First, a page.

The H.L. Hunley was one of the first submarines used in American war, created by the Confederate Army in Charleston, South Carolina. It was designed to sneak up on an enemy ship and stab a torpedo into its hull. The crew would then back the craft away and detonate the torpedo using a rope.
The Hunley sank twice in training exercises, killing one crew of five and another of eight. After each failure, it was raised from the bottom and adjustments were made.
Eventually, the Confederates succeeded, kind of. A third crew managed to sneak up on a Union Blockade ship outside of Charleston Harbor and detonate the torpedo, sinking the Union ship. The problem was the Hunley was too close to the torpedo when the crew set off the bomb, and they sank their own submarine. Another eight-man crew died.
The Hunley was raised off the bottom in 2000 and now sits in a museum in Charleston:
Speaking of museums and torpedoes…
Yesterday afternoon, I published a post about the budgetary politics surrounding the North Carolina Civil War History Center in Fayetteville.
In light of Senator Ben Clark (D-Cumberland/Hoke) voting for the Republican-drafted, Senate budget that did not include funding for the Civil War museum, I wrote the following:
If this is going to get done, someone from the Cumberland County delegation is going to have to use political capital to make it happen. Either (Representative John) Szoka has enough swing within his own party to get the museum funded, or some Democratic legislator from Cumberland will agree to override Cooper’s veto if the money’s included. Senator Clark has already used up his capital by voting for a budget that didn’t include the funds for the museum, so look elsewhere.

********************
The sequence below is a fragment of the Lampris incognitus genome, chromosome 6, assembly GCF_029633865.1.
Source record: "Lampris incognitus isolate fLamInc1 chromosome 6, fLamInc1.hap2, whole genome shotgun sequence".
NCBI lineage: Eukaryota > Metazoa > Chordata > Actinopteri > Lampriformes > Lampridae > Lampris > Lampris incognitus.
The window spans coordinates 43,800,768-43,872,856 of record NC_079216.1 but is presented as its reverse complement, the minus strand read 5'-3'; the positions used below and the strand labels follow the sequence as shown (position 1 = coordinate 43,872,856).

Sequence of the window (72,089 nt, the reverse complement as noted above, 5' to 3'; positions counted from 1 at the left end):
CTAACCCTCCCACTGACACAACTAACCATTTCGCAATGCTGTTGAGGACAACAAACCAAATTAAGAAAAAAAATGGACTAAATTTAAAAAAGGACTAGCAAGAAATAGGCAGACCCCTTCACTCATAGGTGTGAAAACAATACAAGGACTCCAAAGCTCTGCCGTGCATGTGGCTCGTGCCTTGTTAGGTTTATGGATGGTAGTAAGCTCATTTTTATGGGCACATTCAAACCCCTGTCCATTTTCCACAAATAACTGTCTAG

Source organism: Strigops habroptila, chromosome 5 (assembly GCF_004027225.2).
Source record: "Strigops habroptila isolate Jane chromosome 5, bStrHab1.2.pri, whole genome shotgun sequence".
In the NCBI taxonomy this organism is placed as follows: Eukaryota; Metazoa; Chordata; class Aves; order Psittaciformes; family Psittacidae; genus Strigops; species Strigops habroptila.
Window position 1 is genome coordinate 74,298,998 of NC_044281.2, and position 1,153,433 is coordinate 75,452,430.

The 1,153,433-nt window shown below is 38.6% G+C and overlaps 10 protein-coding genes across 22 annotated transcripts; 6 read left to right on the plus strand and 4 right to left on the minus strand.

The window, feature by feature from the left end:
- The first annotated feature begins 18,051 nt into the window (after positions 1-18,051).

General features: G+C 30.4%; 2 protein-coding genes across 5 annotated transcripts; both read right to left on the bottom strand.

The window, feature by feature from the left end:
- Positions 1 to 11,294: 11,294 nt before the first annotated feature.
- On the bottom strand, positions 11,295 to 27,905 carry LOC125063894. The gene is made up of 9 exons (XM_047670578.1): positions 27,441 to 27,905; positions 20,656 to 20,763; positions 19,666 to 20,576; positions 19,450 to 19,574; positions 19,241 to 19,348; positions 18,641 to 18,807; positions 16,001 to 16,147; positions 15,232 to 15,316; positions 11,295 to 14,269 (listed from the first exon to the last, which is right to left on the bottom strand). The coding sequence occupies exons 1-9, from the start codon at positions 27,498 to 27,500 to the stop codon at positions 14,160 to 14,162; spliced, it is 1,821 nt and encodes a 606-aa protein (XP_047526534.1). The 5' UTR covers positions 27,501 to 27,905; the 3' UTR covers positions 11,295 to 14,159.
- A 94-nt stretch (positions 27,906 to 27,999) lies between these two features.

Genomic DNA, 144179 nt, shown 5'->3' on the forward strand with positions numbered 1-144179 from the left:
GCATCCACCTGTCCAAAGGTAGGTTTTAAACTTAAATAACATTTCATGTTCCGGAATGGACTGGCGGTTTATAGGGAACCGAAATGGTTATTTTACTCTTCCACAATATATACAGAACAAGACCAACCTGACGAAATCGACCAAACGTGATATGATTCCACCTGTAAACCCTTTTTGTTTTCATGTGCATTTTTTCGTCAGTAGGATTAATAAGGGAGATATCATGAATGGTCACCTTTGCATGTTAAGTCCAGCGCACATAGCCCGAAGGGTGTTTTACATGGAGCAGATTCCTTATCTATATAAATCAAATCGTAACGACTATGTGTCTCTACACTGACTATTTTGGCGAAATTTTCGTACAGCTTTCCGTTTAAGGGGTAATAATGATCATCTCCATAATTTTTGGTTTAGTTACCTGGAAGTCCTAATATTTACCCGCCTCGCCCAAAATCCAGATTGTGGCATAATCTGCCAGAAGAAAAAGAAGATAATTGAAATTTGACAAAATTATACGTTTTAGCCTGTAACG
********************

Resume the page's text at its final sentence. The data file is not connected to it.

It was apparent to me that Clark was not going to go out on a limb in support of the museum. What I didn’t expect was that he would try to torpedo the project a few hours later:
Clark gave an interview with the Fayetteville Observer calling into question the financial validity of the project. He argued that the City of Fayetteville and Cumberland County did not have to give $7.5 Million (each) in promised funds to the project because the museum had failed to reach benchmark fundraising goals from private and state sources.
When you combine Clark’s comments with Mayor Colvin’s recent criticism of the use of state funds for the museum, it is apparent there may be an effort in the community to sink the project.
This was not unexpected. You do not take an issue as politically charged as the Civil War, combine it with millions of tax dollars, and expect smooth sailing. It’s difficult to get state and local government officials on the same page for any project.
So I want to know what you think. In light of these developments, here’s some polling. Please vote. It’s anonymous.